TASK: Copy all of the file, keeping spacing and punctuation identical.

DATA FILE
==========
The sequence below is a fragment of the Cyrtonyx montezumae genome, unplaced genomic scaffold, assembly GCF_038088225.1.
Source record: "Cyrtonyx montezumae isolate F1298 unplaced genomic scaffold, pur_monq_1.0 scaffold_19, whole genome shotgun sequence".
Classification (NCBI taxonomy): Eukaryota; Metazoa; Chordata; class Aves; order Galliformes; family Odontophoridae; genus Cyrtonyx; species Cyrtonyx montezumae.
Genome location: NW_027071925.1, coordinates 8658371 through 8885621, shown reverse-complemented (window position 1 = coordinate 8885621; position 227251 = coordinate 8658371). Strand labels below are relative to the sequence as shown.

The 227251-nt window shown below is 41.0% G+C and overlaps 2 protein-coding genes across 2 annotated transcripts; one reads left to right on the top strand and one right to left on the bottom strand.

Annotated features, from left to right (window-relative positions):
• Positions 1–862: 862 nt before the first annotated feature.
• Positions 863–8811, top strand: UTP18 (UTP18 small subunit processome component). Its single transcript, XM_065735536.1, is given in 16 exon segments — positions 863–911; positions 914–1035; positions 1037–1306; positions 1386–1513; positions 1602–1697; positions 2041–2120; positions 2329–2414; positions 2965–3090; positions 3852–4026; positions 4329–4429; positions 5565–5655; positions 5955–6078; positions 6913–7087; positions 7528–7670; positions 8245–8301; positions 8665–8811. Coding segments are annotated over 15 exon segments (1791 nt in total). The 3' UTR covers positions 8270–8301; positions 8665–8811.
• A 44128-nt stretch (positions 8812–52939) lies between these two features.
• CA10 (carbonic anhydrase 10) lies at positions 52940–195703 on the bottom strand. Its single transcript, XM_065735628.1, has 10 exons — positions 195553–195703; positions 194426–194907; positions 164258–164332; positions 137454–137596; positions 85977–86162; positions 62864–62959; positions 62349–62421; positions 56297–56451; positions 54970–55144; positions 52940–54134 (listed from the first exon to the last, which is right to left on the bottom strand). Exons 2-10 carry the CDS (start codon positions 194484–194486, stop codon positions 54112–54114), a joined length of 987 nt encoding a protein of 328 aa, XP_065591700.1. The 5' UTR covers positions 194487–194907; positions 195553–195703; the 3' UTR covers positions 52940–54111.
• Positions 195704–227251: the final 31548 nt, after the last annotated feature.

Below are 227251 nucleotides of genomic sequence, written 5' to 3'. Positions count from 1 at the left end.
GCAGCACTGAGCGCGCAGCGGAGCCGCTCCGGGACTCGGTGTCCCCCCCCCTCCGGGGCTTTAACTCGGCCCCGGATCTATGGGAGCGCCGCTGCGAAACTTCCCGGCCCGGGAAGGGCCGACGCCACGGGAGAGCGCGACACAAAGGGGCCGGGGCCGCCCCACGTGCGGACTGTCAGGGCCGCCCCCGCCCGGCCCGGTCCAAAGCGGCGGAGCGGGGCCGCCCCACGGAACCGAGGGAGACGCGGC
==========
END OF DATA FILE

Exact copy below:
The sequence below is a fragment of the Cyrtonyx montezumae genome, unplaced genomic scaffold, assembly GCF_038088225.1.
Source record: "Cyrtonyx montezumae isolate F1298 unplaced genomic scaffold, pur_monq_1.0 scaffold_19, whole genome shotgun sequence".
Classification (NCBI taxonomy): Eukaryota; Metazoa; Chordata; class Aves; order Galliformes; family Odontophoridae; genus Cyrtonyx; species Cyrtonyx montezumae.
Genome location: NW_027071925.1, coordinates 8658371 through 8885621, shown reverse-complemented (window position 1 = coordinate 8885621; position 227251 = coordinate 8658371). Strand labels below are relative to the sequence as shown.

The 227251-nt window shown below is 41.0% G+C and overlaps 2 protein-coding genes across 2 annotated transcripts; one reads left to right on the top strand and one right to left on the bottom strand.

Annotated features, from left to right (window-relative positions):
• Positions 1–862: 862 nt before the first annotated feature.
• Positions 863–8811, top strand: UTP18 (UTP18 small subunit processome component). Its single transcript, XM_065735536.1, is given in 16 exon segments — positions 863–911; positions 914–1035; positions 1037–1306; positions 1386–1513; positions 1602–1697; positions 2041–2120; positions 2329–2414; positions 2965–3090; positions 3852–4026; positions 4329–4429; positions 5565–5655; positions 5955–6078; positions 6913–7087; positions 7528–7670; positions 8245–8301; positions 8665–8811. Coding segments are annotated over 15 exon segments (1791 nt in total). The 3' UTR covers positions 8270–8301; positions 8665–8811.
• A 44128-nt stretch (positions 8812–52939) lies between these two features.
• CA10 (carbonic anhydrase 10) lies at positions 52940–195703 on the bottom strand. Its single transcript, XM_065735628.1, has 10 exons — positions 195553–195703; positions 194426–194907; positions 164258–164332; positions 137454–137596; positions 85977–86162; positions 62864–62959; positions 62349–62421; positions 56297–56451; positions 54970–55144; positions 52940–54134 (listed from the first exon to the last, which is right to left on the bottom strand). Exons 2-10 carry the CDS (start codon positions 194484–194486, stop codon positions 54112–54114), a joined length of 987 nt encoding a protein of 328 aa, XP_065591700.1. The 5' UTR covers positions 194487–194907; positions 195553–195703; the 3' UTR covers positions 52940–54111.
• Positions 195704–227251: the final 31548 nt, after the last annotated feature.

Below are 227251 nucleotides of genomic sequence, written 5' to 3'. Positions count from 1 at the left end.
GCAGCACTGAGCGCGCAGCGGAGCCGCTCCGGGACTCGGTGTCCCCCCCCCTCCGGGGCTTTAACTCGGCCCCGGATCTATGGGAGCGCCGCTGCGAAACTTCCCGGCCCGGGAAGGGCCGACGCCACGGGAGAGCGCGACACAAAGGGGCCGGGGCCGCCCCACGTGCGGACTGTCAGGGCCGCCCCCGCCCGGCCCGGTCCAAAGCGGCGGAGCGGGGCCGCCCCACGGAACCGAGGGAGACGCGGC